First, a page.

Mom loses bid to expunge DCS records about ‘deplorable’ conditions that led to kids’ removal

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A mother whose children were removed and eventually adopted after living in “deplorable” conditions under her care has failed to convince the Court of Appeals of Indiana that the underlying child welfare reports about her should be expunged.

The case of R.M. v. Indiana Department of Child Services, 22A-XP-1661, dates back nearly a decade to June 2013, when the Indiana Department of Child Services received a report that mother R.M.’s children were being exposed to domestic violence and were living without basic needs. A DCS investigation revealed “deplorable” conditions at the family home, which had been condemned.

The children were subsequently placed with their grandmother and were adjudicated as children in need of services. R.M. later voluntarily relinquished her parental rights, and the grandmother adopted the children in May 2016.

More than five years later in December 2021, R.M. filed a petition under Indiana Code § 31-33-27-5 to expunge DCS’ substantiated reports about her. The Sullivan Circuit Court denied that petition without a hearing.

R.M. then filed a motion to correct error, arguing that DCS’ response to her petition had not been timely filed and that the trial court was required to hold a hearing. The court did hold a hearing in June 2022, but denied the motion to correct error.

The Court of Appeals affirmed in a Wednesday opinion, agreeing with the trial court that “DCS’s substantiated reports about (R.W.) do have sufficient current probative value to warrant retention for future reference.”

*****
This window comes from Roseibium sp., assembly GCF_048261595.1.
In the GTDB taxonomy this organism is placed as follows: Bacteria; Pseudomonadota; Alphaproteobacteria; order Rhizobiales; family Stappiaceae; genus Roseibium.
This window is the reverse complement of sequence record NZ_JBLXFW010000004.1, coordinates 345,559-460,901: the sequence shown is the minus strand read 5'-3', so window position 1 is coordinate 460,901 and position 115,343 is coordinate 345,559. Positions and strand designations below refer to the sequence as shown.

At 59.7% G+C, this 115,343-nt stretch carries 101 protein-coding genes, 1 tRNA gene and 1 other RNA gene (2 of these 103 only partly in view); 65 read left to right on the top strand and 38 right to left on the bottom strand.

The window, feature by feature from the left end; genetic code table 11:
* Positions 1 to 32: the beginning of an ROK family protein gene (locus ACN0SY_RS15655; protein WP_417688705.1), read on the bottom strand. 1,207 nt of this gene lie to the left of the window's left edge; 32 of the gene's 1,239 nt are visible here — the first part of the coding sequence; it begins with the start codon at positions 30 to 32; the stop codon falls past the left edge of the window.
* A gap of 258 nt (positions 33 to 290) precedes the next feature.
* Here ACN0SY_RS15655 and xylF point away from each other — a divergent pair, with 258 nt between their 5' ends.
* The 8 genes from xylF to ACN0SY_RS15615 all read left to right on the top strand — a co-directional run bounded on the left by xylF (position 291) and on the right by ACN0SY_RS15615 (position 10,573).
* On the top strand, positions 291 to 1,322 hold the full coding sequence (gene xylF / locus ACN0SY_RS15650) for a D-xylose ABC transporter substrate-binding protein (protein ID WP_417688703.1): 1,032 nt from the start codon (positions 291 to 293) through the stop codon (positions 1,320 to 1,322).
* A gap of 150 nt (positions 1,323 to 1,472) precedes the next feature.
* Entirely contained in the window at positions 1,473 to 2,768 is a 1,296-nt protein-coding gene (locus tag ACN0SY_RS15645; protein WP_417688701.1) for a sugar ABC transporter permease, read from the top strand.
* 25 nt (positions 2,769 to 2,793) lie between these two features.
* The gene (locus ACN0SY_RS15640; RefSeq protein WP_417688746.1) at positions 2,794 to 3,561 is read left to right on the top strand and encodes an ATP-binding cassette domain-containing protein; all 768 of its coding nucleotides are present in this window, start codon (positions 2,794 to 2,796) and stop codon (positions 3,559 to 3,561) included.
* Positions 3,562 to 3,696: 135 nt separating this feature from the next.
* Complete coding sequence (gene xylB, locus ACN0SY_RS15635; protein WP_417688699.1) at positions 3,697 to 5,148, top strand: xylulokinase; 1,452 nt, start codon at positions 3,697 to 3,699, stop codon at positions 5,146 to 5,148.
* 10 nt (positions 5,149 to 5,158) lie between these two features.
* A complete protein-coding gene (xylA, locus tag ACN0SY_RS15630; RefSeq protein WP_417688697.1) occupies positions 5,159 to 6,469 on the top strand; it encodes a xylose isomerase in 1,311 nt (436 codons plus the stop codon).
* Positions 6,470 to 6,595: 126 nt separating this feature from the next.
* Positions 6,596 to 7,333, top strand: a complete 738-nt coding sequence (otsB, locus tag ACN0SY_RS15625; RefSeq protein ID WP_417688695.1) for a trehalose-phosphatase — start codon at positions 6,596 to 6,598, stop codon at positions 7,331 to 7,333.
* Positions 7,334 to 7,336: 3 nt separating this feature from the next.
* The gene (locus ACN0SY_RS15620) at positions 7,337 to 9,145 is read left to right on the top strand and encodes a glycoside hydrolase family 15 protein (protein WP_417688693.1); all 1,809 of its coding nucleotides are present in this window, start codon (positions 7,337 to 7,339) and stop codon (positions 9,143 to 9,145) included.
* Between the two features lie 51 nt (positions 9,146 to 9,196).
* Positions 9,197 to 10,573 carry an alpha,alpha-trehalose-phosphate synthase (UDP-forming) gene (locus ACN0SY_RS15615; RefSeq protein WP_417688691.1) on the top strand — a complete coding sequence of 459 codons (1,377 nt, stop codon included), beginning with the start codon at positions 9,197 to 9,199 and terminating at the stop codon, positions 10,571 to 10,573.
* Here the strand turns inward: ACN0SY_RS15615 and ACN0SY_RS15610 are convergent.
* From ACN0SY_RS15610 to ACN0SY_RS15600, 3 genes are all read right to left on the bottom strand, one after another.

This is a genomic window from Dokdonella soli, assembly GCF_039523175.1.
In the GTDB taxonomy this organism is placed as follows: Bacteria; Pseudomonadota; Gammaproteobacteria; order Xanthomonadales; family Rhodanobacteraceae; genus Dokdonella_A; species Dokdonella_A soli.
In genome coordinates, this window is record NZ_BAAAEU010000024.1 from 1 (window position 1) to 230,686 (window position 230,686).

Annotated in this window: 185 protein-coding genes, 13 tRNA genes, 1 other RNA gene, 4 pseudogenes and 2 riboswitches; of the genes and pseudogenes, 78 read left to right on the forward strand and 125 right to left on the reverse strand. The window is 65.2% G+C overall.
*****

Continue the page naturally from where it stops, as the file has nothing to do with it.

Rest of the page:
“… (T)he trial court found, and R.M. does not challenge, that she lives with a child,” Judge Melissa May wrote. “Because R.M. lives with a child, the trial court noted the retention of her DCS substantiated reports would be of probative value in the event DCS received a report that R.M. was engaging in behavior that would be neglect or abuse of a child.

“Further, the licensing requirements for R.M.’s current or any future course of study are unknown and, as the trial court found, DCS’s substantiated report about R.M. could be relevant to those decisions,” May continued, referencing R.M.’s full-time schooling. “Therefore, the trial court did not abuse its discretion when it denied R.M.’s petition to expunge DCS’s substantiated reports about her.”

In a footnote, the COA addressed the trial court’s ruling that it would not expunge records related to the 2013 CHINS case pursuant to I.C. 31-39-8-4(a). The appellate court noted R.M. failed to correctly cite that statute and did not make any argument under it, thus waiving that argument on appeal.

Waiver notwithstanding, “Proving the falsity of a CHINS finding, as required by Indiana Code section 31-39-8-4, would be a much harder standard to meet than proving a substantiated report has insufficient current probative value to justify retention … ,” the footnote added. “Thus, even had R.M. escaped waiver, her failure to prove the elements of Indiana Code section 31-33-27-5(f) indicates relief under Indiana Code section 31-39-8-4 also would not be available for R.M.”

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